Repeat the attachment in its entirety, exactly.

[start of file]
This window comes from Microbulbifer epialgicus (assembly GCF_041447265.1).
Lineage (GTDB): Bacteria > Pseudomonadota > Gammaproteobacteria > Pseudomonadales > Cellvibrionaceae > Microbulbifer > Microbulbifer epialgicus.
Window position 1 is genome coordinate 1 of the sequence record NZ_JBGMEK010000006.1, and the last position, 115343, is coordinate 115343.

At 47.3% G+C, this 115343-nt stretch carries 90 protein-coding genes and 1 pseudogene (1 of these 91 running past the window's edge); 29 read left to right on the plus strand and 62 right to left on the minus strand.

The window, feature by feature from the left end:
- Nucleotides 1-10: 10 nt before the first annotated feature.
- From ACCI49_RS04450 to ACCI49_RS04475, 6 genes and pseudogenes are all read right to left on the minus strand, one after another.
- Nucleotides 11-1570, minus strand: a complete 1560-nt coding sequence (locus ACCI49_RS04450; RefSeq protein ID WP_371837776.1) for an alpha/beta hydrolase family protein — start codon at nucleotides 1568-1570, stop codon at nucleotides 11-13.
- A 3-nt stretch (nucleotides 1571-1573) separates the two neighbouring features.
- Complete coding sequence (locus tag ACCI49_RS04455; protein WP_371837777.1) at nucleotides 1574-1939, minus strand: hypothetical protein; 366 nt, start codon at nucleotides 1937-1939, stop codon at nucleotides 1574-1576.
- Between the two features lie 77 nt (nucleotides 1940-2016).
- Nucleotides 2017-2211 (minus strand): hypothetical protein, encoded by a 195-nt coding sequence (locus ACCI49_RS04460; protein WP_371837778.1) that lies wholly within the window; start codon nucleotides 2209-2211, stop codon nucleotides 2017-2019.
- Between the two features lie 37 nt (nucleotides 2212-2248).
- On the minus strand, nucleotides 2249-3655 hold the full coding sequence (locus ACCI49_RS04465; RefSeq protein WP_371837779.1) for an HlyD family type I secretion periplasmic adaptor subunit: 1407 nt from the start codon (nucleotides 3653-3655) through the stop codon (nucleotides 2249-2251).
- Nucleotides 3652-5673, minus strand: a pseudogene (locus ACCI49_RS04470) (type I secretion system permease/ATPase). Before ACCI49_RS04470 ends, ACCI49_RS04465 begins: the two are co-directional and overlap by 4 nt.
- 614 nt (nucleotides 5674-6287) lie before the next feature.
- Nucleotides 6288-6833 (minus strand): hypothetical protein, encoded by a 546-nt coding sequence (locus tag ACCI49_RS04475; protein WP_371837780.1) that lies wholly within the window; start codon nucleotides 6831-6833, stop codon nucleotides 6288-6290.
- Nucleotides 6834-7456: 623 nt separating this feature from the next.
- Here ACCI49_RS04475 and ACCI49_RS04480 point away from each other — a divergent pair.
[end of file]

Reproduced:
This window comes from Microbulbifer epialgicus (assembly GCF_041447265.1).
Lineage (GTDB): Bacteria > Pseudomonadota > Gammaproteobacteria > Pseudomonadales > Cellvibrionaceae > Microbulbifer > Microbulbifer epialgicus.
Window position 1 is genome coordinate 1 of the sequence record NZ_JBGMEK010000006.1, and the last position, 115343, is coordinate 115343.

At 47.3% G+C, this 115343-nt stretch carries 90 protein-coding genes and 1 pseudogene (1 of these 91 running past the window's edge); 29 read left to right on the plus strand and 62 right to left on the minus strand.

The window, feature by feature from the left end:
- Nucleotides 1-10: 10 nt before the first annotated feature.
- From ACCI49_RS04450 to ACCI49_RS04475, 6 genes and pseudogenes are all read right to left on the minus strand, one after another.
- Nucleotides 11-1570, minus strand: a complete 1560-nt coding sequence (locus ACCI49_RS04450; RefSeq protein ID WP_371837776.1) for an alpha/beta hydrolase family protein — start codon at nucleotides 1568-1570, stop codon at nucleotides 11-13.
- A 3-nt stretch (nucleotides 1571-1573) separates the two neighbouring features.
- Complete coding sequence (locus tag ACCI49_RS04455; protein WP_371837777.1) at nucleotides 1574-1939, minus strand: hypothetical protein; 366 nt, start codon at nucleotides 1937-1939, stop codon at nucleotides 1574-1576.
- Between the two features lie 77 nt (nucleotides 1940-2016).
- Nucleotides 2017-2211 (minus strand): hypothetical protein, encoded by a 195-nt coding sequence (locus ACCI49_RS04460; protein WP_371837778.1) that lies wholly within the window; start codon nucleotides 2209-2211, stop codon nucleotides 2017-2019.
- Between the two features lie 37 nt (nucleotides 2212-2248).
- On the minus strand, nucleotides 2249-3655 hold the full coding sequence (locus ACCI49_RS04465; RefSeq protein WP_371837779.1) for an HlyD family type I secretion periplasmic adaptor subunit: 1407 nt from the start codon (nucleotides 3653-3655) through the stop codon (nucleotides 2249-2251).
- Nucleotides 3652-5673, minus strand: a pseudogene (locus ACCI49_RS04470) (type I secretion system permease/ATPase). Before ACCI49_RS04470 ends, ACCI49_RS04465 begins: the two are co-directional and overlap by 4 nt.
- 614 nt (nucleotides 5674-6287) lie before the next feature.
- Nucleotides 6288-6833 (minus strand): hypothetical protein, encoded by a 546-nt coding sequence (locus tag ACCI49_RS04475; protein WP_371837780.1) that lies wholly within the window; start codon nucleotides 6831-6833, stop codon nucleotides 6288-6290.
- Nucleotides 6834-7456: 623 nt separating this feature from the next.
- Here ACCI49_RS04475 and ACCI49_RS04480 point away from each other — a divergent pair.